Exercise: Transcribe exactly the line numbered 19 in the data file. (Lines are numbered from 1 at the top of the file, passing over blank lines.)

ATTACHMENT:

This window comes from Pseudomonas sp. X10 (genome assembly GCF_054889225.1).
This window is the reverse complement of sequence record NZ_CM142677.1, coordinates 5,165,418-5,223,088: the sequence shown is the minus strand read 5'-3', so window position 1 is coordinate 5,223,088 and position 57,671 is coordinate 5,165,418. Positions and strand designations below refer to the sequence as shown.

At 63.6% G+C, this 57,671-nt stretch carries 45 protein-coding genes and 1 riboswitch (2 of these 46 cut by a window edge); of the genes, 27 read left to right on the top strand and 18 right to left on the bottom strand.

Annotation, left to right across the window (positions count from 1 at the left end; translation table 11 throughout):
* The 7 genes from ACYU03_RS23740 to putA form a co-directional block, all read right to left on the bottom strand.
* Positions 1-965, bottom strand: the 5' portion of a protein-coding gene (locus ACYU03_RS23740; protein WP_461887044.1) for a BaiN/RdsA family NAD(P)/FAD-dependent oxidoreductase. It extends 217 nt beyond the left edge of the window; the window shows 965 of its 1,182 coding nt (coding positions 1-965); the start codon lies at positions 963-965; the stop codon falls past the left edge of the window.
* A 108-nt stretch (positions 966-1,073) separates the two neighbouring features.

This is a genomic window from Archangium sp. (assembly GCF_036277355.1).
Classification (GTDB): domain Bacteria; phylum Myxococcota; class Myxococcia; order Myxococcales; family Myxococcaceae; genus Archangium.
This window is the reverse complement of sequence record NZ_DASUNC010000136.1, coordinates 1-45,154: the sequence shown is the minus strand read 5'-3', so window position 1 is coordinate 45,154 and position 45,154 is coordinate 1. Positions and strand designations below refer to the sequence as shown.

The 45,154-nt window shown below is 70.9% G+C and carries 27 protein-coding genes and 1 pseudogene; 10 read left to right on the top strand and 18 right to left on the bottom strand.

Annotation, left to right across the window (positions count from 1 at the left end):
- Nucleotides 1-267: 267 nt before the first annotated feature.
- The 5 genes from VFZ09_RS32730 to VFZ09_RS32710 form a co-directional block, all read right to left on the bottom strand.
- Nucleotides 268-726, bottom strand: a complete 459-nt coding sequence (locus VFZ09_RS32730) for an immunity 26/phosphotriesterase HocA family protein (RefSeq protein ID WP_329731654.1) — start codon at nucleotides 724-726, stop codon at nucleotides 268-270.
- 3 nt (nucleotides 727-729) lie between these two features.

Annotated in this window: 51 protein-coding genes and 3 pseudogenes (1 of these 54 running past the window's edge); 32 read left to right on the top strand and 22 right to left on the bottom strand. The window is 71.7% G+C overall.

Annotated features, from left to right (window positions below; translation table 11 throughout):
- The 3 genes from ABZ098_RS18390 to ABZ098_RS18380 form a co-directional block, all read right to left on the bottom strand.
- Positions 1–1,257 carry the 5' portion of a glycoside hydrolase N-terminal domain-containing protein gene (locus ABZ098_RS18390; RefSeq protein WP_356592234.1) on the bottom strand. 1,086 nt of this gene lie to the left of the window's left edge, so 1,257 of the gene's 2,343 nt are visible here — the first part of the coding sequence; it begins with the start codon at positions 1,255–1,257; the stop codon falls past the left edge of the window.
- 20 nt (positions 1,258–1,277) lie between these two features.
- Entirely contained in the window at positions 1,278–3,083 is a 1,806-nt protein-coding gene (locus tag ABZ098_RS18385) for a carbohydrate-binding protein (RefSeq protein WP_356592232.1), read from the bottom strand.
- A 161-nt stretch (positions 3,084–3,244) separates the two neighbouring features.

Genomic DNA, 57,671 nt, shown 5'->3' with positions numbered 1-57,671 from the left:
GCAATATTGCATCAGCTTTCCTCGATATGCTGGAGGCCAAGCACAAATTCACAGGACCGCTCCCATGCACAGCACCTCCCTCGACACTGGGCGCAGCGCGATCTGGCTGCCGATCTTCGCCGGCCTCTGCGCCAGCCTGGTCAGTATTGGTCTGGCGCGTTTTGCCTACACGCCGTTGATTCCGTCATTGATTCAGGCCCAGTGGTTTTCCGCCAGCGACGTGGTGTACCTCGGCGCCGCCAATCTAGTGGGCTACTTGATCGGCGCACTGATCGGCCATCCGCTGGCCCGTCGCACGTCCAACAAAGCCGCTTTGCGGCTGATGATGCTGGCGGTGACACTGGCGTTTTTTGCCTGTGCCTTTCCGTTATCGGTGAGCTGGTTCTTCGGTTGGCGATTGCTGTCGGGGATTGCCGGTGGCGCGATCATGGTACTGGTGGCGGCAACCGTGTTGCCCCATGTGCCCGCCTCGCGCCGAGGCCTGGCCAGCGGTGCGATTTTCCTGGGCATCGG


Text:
- The 3 genes from ABZ098_RS18390 to ABZ098_RS18380 form a co-directional block, all read right to left on the bottom strand.